How to Find Rest

Unlike the things around us, rest is not humanity’s default state. We don’t fall back into rest after we’ve accomplished something. Instead, we move to the next thing that distracts us.

By rest, I don’t mean kicking up our legs while we watch football. I mean time spent focused on God’s Kingdom and not our own. I mean when we give up on the busyness of this world to recharge. In that way, it’s essentially a fast—giving up our stuff for a time to take up God’s stuff.

Rest doesn’t just happen. You don’t accidentally fall into your room, turn off your phone, and just listen to God. If you take that approach, you’ll never experience true rest. You’ll spend a few moments praising God—and then you’ll be thinking about what update you’re missing or what you need to do later.

But you need rest. When we rest, we let God show us exactly where He needs to work. We let God speak to the hurts we’ve been trying to ignore in our an update-a-picosecond culture.

Getting into the rest mentality is tough, but here’s how you can make it happen:

  • Schedule times of rest. If you don’t put it on your calendar, you won’t do it. Something else will bump it off. Tell people you’re busy, and let only real emergencies intrude. Make these times ongoing and regular if possible.
  • Prepare yourself. Before you go into a time of rest, leave a buffer. If you enter into a prayer time or Bible study right after you’ve just checked your balances, you’re going to be thinking about that. Take a walk or spend some time clearing your mind before you go in.
  • Go in with a plan. Unfocused quiet time can often lead to meandering thoughts. I suggest making a list of things to pray about or read.
  • Watch yourself. Thanks to the Internet, your brain has been conditioned to multitask. You’ve got to make it a point to bring your mind back to what you’re doing in the present. That’s why a plan can be helpful.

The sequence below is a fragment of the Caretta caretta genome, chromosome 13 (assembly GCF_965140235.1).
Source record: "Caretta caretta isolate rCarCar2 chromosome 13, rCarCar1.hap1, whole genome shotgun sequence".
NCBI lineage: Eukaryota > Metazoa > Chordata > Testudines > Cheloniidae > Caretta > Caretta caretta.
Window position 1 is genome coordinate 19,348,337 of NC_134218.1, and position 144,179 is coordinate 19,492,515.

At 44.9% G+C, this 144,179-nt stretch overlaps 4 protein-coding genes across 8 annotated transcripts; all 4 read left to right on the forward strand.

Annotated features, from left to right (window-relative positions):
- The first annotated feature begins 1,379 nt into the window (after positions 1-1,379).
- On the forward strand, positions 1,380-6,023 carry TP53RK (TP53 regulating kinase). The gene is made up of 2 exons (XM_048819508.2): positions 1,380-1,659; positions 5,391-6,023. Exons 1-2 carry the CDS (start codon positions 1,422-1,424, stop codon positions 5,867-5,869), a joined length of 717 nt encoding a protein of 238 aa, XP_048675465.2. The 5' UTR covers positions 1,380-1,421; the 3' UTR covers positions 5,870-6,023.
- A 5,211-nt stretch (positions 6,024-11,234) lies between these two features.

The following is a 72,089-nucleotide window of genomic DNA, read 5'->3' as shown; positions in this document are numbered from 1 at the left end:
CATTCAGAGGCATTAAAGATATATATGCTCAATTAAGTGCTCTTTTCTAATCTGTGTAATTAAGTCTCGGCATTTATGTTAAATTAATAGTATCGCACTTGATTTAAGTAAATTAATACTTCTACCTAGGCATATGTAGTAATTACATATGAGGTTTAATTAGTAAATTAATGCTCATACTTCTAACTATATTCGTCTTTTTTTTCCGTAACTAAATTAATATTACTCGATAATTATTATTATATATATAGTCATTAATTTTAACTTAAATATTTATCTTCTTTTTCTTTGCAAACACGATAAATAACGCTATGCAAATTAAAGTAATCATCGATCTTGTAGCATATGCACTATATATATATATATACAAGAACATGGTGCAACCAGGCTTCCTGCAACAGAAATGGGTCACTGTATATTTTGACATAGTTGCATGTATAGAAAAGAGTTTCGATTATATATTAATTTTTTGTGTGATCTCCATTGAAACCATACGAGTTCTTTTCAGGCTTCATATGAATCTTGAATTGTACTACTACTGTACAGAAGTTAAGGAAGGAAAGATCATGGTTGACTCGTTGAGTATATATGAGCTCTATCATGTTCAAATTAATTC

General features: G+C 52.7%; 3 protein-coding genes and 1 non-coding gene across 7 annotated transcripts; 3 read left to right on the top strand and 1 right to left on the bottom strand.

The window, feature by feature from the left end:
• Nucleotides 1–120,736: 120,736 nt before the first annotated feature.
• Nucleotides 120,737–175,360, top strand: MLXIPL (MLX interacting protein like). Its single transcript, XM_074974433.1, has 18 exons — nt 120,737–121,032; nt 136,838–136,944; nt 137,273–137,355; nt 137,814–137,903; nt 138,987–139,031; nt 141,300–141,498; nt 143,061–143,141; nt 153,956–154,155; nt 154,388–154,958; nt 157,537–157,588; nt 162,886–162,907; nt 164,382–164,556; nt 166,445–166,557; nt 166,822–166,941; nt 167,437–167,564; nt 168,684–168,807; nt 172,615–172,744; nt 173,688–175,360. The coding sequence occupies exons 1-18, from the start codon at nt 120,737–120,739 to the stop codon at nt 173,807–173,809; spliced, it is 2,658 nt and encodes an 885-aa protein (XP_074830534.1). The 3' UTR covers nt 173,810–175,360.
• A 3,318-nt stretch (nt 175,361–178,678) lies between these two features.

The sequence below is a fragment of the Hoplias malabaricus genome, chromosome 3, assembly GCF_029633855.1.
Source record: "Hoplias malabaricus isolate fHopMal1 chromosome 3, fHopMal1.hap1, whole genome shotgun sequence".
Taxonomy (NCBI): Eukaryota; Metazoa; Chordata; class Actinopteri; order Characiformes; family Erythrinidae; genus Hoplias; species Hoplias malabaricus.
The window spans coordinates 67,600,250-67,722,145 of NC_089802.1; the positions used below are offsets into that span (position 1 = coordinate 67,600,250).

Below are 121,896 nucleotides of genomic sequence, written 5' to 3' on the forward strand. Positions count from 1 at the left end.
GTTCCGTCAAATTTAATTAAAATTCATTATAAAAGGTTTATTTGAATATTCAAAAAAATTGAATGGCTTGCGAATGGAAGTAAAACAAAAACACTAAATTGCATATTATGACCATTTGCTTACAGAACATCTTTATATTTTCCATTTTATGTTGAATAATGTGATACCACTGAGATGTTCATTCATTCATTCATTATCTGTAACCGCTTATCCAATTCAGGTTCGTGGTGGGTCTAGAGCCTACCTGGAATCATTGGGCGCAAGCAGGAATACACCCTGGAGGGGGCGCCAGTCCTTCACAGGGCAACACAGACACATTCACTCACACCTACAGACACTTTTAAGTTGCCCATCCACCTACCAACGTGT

• Leave time to listen. It’s not all about talking. Sometimes you just need to wait and see if God speaks. No, I don’t mean audibly, but I do mean pointing something out to you.
  • Do something about it. If God does show you an area to work on, take notes.

Rest isn’t optional. God calls us to do it for our own good.


The Day Without a Computer

The title of this post sounds like a horror movie. But maybe not the way you think.

My first thought when I don’t have some piece of “essential” information (e.g., where can I buy Cheerwine?) always involves silicon and a screen. In fact, my life has gotten to the point that it orbits some sort of technology all the time.

And that’s where I find some horror. If I’m honest, I’ll tell you that most days computers see my face more than my family. That bothers me—a lot.

Granted, most of my work involves hunching over a keyboard, pounding out words. I love words, love how they can make much beauty out of something so simple as letters fitted together.

But I love my family more.

So, I’ve started taking a day off the computer each week (usually Sunday). I really can’t take credit for this stroke of obvious genius, since my wife started it, but the impact has been amazing. For one thing, my stress level plummets when I’m not under the purview of my computer-master. If I don’t take a day off, I notice my irritability rising—probably because my inbox is never zero.

Also, I savor the days when I’m not caught in the endless Wikipedia link-loop (you know what I mean). Time passes much more slowly. Considering how quickly my girls grow up, I’ll take all the time I can get with them.

No computer means a focused connection with my wife—rather than the 7 billion other people on Facebook and Twitter. I love social media, but sometimes I just want to focus on her.

Finally, I’ve found that just about anything can take my eyes off God. Being able to put something aside for a day without being reduced to withdrawal symptoms shows me that He still takes priority. (Frankly, not using a computer can challenge me here, as the temptation to dive back in is pretty strong.)

Take a day off each week. You’ll enjoy the break.